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The different types of hearing aids

The different types of hearing aids

According to latest figures, there are around 4 million people in the UK with hearing loss who don’t wear a hearing aid, but who could benefit from wearing one. Often, people think there is a stigma attached to wearing a hearing aid, or that it will look unsightly, so would rather try and manage without.

Hearing aids have come on leaps and bounds in recent years, however, and are a lot smaller and more compact than they were before. In fact, there are even celebs who wear them, but you would never know due to them being so inconspicuous (just search Google and people like actress Jodie Foster, ex-president Bill Clinton, funny man Steve Martin and actress Rula Lenska regularly pop up).

There are different styles of hearing aids, plus different technology used to help with amplification (such as analogue or digital). These are:

Behind the ear (BTE)

This is probably one of the most common hearing aids and is very sturdy and easy to clean. The main components of the aid sit in a small plastic case that rests behind the ear. It is then connected to an earpiece or an earmould by a piece of clear tubing.

Behind the ear mini ( BTE mini)

The BTE mini is a smaller version of the traditional behind the ear model. The tube leading from the component to the ear is very thin, and almost invisible. Their ear pieces are reportedly more comfortable and less obvious.The BTE mini is also useful for people who suffer from feedback or feel that their ear is “plugged up” by a traditional earmould.

In the ear (ITC) and Completely in the Canal ( CIC)

They are the smallest hearing aids available and sit inside a small case within the ear canal. They are very difficult to see once in the ear, so have real cosmetic advantages.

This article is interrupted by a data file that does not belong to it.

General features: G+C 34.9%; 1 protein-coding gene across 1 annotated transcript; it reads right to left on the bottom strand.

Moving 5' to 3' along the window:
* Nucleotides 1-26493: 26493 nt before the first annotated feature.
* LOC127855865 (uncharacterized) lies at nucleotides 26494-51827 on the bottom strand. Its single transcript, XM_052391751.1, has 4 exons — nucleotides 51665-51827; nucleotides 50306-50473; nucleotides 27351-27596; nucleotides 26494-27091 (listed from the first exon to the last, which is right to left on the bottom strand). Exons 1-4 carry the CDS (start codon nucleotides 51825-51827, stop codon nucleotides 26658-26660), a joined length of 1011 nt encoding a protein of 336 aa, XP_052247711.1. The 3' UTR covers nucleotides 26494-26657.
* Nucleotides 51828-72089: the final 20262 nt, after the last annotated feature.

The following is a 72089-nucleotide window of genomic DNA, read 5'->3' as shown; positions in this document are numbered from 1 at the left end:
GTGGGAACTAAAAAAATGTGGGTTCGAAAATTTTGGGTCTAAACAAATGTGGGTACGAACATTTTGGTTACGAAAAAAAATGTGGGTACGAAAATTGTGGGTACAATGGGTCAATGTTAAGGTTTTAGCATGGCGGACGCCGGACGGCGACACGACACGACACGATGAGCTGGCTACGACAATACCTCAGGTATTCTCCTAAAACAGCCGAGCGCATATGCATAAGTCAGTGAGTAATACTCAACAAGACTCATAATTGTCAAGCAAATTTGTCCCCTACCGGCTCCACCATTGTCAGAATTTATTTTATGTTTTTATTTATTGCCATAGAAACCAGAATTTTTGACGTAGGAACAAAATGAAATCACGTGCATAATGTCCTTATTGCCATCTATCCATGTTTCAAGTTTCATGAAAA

Some users, however, may find them difficult to handle and adjust due to their small size.

Receiver in the ear (RITE)

Also known as loudspeaker in-the-ear, these aids are typically smaller than behind the ear aids, as some parts of the device sit within the ear. There are different variations of RITE hearing aids, designed to meet different levels of hearing loss. For people with severe hearing loss, you may need a type of RITE where the receiver sits in an earmould.

RITE hearing aids are suitable for people who find smaller devices fiddly to adjust.

Bone conduction hearing aids

These are different to traditional hearing aids where sounds are passed through the ear. The aid carries sound through the bone in your skull.

While bone conduction hearing aids may not work as efficiently as aids that transmit sound through the ear canal, they can be useful people who cannot use conventional hearing aids (for example, where part of the ear or ear canal is missing or for people who have continual ear infections).

Body worn hearing aids

Body worn hearing aids are where the hearing device is clipped to your clothes or put in your pocket. This is then connected by a wire to the earphone. These types of hearing aids can be very powerful and may suit people who find smaller devices fiddly.

In summary

In summary, technology has a come a long way in recent years. Now hearing aids can be very discreet, as well as improve the quality of your life. With so many different types to choose from, it means you can select the aid that most suits your lifestyle, without worrying about its appearance.
Assetsure are pleased to be able to offer insurance for most types of hearing aid if you would like an Hearing Aid insurance quotation, please complete our online form

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